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Delicious Cajun Food: A Cuisine with a Flavor as Rich as Its History

Delicious Cajun Food: A Cuisine with a Flavor as Rich as Its History

There's food and then there's comfort food—the type of cooking that feels like a warm hug for your soul. And when it comes to comfort food, there's no cuisine more popular than Cajun cooking. And as you'll see, this tradition has a very interesting—and delicious—story to tell.

A Deep History

Cajun cuisine started when the English exiled the French citizens who were living in Nova Scotia at the time. These displaced people eventually found their way and settled into Louisiana. They relied on seafood, game, fish, and vegetables as ingredients, and cooked them in a culinary tradition rooted in Southern France. Since they lived in impoverished conditions at the time, they cooked hearty meals in a single pot—an easy and efficient way of feeding many people at the same time.

Crawfish is Just One of the Staples in a Houston Cajun Food Restaurant

Rice and Shine

Rice plays a very important role in Cajun cuisine. In fact, Louisiana residents, who originated Cajun cooking, consume more rice than any other Americans. The reason is simple. Rice served as a convenient extender for dishes—just add a few cups of rice to a stew and you effectively double its servings. Indeed, Cajun cuisine is a testament to both ingenuity and great taste in food!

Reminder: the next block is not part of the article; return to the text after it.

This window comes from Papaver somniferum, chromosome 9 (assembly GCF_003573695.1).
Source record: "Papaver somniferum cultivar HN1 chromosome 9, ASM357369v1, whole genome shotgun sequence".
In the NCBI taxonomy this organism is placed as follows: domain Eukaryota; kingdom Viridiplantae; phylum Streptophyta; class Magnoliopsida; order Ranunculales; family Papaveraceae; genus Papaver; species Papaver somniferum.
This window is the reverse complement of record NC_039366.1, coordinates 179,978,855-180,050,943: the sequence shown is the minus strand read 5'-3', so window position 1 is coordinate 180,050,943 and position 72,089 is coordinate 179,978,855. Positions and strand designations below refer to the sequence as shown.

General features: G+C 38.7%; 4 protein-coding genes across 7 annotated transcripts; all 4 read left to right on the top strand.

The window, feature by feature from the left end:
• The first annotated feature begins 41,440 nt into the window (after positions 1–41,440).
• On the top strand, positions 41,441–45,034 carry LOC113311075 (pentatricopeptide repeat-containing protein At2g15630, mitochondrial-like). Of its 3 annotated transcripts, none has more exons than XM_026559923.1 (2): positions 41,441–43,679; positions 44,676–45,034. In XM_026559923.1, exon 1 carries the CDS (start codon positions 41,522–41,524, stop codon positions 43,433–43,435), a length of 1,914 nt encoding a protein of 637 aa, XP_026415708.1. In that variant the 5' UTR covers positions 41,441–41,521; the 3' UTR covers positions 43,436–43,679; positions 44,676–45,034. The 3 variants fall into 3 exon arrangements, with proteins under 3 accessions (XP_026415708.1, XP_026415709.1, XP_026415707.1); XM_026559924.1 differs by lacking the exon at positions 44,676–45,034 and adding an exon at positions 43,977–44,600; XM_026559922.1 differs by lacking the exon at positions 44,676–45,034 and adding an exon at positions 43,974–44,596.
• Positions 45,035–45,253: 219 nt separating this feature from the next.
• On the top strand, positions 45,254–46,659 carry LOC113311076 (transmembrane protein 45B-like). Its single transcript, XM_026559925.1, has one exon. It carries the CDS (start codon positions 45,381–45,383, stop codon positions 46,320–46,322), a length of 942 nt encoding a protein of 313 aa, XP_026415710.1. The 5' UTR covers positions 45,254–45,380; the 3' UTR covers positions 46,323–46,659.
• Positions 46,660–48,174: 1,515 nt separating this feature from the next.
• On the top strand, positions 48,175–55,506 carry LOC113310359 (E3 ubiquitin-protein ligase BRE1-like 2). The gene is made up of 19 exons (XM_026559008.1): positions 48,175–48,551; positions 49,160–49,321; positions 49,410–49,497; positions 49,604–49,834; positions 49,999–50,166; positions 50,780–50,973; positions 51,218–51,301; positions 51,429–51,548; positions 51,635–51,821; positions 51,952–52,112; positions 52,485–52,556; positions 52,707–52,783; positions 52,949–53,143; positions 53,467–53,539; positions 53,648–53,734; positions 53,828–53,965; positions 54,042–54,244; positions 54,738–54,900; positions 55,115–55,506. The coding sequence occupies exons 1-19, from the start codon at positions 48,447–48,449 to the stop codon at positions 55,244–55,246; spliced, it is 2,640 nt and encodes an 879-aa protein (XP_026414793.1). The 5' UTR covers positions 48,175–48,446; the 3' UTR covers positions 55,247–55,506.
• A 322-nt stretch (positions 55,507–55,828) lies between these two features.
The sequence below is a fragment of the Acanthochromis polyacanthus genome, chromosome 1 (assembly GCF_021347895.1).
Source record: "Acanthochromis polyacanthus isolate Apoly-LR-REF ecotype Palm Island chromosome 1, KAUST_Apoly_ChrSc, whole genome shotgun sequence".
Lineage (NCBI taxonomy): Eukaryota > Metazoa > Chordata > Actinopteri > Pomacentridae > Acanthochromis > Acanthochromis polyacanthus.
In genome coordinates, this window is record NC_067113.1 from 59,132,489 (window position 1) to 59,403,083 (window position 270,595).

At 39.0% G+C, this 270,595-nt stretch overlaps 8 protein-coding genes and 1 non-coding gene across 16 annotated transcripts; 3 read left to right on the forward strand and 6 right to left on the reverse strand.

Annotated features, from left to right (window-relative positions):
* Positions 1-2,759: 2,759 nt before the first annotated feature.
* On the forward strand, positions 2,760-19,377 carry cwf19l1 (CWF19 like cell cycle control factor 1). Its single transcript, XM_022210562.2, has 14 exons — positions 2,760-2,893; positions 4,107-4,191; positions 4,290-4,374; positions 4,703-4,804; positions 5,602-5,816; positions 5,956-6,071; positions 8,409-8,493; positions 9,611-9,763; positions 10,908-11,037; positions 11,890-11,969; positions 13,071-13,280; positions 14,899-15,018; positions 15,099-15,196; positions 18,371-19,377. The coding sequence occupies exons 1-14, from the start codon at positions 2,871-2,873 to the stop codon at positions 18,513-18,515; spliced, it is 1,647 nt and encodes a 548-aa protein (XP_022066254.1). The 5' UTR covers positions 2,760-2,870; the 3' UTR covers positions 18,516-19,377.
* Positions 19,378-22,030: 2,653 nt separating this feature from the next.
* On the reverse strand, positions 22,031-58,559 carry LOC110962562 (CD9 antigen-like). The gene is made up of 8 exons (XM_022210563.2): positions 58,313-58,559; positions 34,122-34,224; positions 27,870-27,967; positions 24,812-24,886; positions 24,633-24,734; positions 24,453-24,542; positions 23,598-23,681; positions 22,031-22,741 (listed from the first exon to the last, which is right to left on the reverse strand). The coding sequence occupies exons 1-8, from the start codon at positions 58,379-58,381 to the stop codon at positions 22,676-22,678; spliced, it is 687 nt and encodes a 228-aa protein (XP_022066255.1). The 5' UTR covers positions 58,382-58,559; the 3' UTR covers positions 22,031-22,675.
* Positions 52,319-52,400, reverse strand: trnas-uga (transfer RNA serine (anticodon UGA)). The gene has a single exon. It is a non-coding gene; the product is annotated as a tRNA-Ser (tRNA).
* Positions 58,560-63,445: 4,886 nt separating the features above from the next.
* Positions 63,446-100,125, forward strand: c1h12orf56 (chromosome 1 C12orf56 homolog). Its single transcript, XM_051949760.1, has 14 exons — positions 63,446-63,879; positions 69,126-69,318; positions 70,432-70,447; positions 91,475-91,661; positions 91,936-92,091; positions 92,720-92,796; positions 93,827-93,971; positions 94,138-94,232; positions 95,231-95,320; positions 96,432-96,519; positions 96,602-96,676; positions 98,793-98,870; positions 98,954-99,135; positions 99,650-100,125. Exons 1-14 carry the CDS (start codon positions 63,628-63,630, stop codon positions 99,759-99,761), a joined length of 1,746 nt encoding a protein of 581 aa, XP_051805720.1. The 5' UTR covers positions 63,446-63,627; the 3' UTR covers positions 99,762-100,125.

Holy Trinity of Seasonings

Another key feature of Cajun cooking is the well-known trifecta of bell peppers, onions, and celery. You'll find these in just about Cajun dish, including the much-loved gumbo. Aside from the Holy Trinity, Cajun cooks commonly add cayenne pepper and garlic to season their food.

A Thing Called Roux

Roux—pronounced as “roo”—is a gravy-like mixture made from flour, fat, and water. This serves as a base for many Cajun dishes, lending it a rich, comforting taste.

Crawfish or Bust

Crawfish figure prominently in Cajun dishes as well. These crustaceans live in freshwater and are closely related to the lobster. A major highlight of a Cajun dining experience is a crawfish boil, where you get down and dirty peeling away the critter's shell, before sucking out its succulent flesh.

If all this information has you craving for the down-home goodness of Cajun cuisine, don't worry. There are restaurants in Houston that specialize in Cajun food, allowing you to enjoy the rich taste and history of this cuisine without having to leave the state.

Sources:

Secrets of Creole and Cajun Food, thedailybeast.com

Cajun Food History and Louisiana Creole Cuisine History, ethnic-spicy-food-and-more.com

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